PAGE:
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chnghrfunc

chnghrfunc

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Published by farhanyousaf

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Published by: farhanyousaf on Oct 16, 2008
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06/17/2009

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Surve report September 2007
The changing HRfunction
 
Contents
Summar of ke findings 2Introduction 4Restructuring the HR function 5Benefits and challenges of HR structures 10Roles and responsibilities of HR 15HR skills and careers 24Conclusions 26Background 27Acknowledgements 28References 28
The changing HR function
 
Summar of ke findings
Fiftthree per cent of organisations have restructured of centres of expertise were identified, the mosttheir HR function in the last ear and 81% have doneso in the last five ears. B far the most commoncommon being deeper professional knowledge.Other commonl perceived benefits are in thereason for restructuring was to enable the HR consistenc of HR advice, the qualitof advice
function to become a more strategic contributor.Three out of ten respondents whose HR functiongiven to HR partners and making the function amore strategic contributor.has been restructured sa that it now reflects the
In general, the most common difficultiesthreelegged ‘Ulrich model’ and a further 28% sathat this is partiall true. However, onl 18% of HRencountered in restructuring the HR function arein defining new roles (42%), having insufficientfunctions actuall had in place all three elements resources (40%), dealing with skills gaps (38%),of this model (shared services, business partnersand centres of expertise). Among HR functionshaving ineffective technolog (35%) and resistanceto change within HR (23%). Respondents alsothat were said not to reflect the ‘Ulrich model’, report on specific challenges in implementing eachb far the most common structure is a single HRteam incorporating generalists, specialists and
element of the socalled ‘Ulrich model’.When asked about the main objectives of the HRadministration. function, recruitment and retention was given
Centralised provision of HR administrative servicesexist in 28% of organisations responding to theas the highest priorit, followed b developingcompetencies and maximising emploeesurve. Over twothirds of these organisations involvement and engagement. Meeting businesscurrentl deliver their shared services wholl in-house and a quarter partiall outsource. A range ofstrateg or goals is the most important driver offuture people management policies and practices.benefits are identified in having shared services, the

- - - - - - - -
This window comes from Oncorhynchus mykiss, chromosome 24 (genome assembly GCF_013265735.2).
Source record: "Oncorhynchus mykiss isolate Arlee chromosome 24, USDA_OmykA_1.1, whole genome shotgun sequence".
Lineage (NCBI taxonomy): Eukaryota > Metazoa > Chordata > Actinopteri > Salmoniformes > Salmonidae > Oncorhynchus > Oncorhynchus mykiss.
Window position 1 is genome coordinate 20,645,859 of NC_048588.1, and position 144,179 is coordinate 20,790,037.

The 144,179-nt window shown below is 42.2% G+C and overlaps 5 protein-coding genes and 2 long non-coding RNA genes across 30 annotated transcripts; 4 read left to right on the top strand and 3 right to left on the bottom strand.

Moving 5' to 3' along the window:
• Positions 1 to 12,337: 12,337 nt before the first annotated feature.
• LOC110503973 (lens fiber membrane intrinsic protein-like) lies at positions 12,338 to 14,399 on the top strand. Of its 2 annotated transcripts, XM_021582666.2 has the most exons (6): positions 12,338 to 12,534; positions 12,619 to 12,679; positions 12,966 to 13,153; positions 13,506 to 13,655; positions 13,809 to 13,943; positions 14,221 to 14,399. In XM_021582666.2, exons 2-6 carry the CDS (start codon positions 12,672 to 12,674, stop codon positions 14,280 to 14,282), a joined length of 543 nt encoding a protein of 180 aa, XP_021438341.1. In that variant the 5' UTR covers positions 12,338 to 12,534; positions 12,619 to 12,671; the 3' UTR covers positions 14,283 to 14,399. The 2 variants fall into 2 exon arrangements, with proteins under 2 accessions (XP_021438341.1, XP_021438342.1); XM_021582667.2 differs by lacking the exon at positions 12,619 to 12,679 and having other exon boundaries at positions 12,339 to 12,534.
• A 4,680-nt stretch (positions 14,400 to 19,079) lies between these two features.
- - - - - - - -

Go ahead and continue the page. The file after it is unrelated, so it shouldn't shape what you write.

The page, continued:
The HR function has over the last three earsmost common of which are repositioning the HRfunction, making it a more strategic contributor,doubled the proportion of time it spends onstrategic inputs, at the expense of administrativehelping focus HR work on more valueadded activities. Further movement in the same direction
services and improving HR service qualit.HR business partners are present in 38% ofis expected over the next three ears. However,though developing HR strateg and polic andorganisations. A number of benefits were observed contributing to business strateg are the mostin having business partners, the most commonof which is that HR is becoming a more strategicimportant tasks for respondents, providing supportto line managers and HR administration are theircontributor. Other common benefits are that HR is most timeconsuming tasks.more businessfocused, people management issuesare given more importance and the HR function
Areas of devolution of people managementactivities are largel unchanged from thehas improved its credibilit. CIPD’s 2003 surve. HR still takes the lead on
Centres of expertise are found in 29% ofrespondent organisations. The most commonremuneration and implementing redundancies; theline has prime responsibilit for work organisation;expertise areas are training and development while for a third group (recruitment, emploee(79%), recruitment (67%), reward (60%) andemploee relations (55%). A range of benefitsrelations, and training and development) mattersare more shared.
The changing HR function

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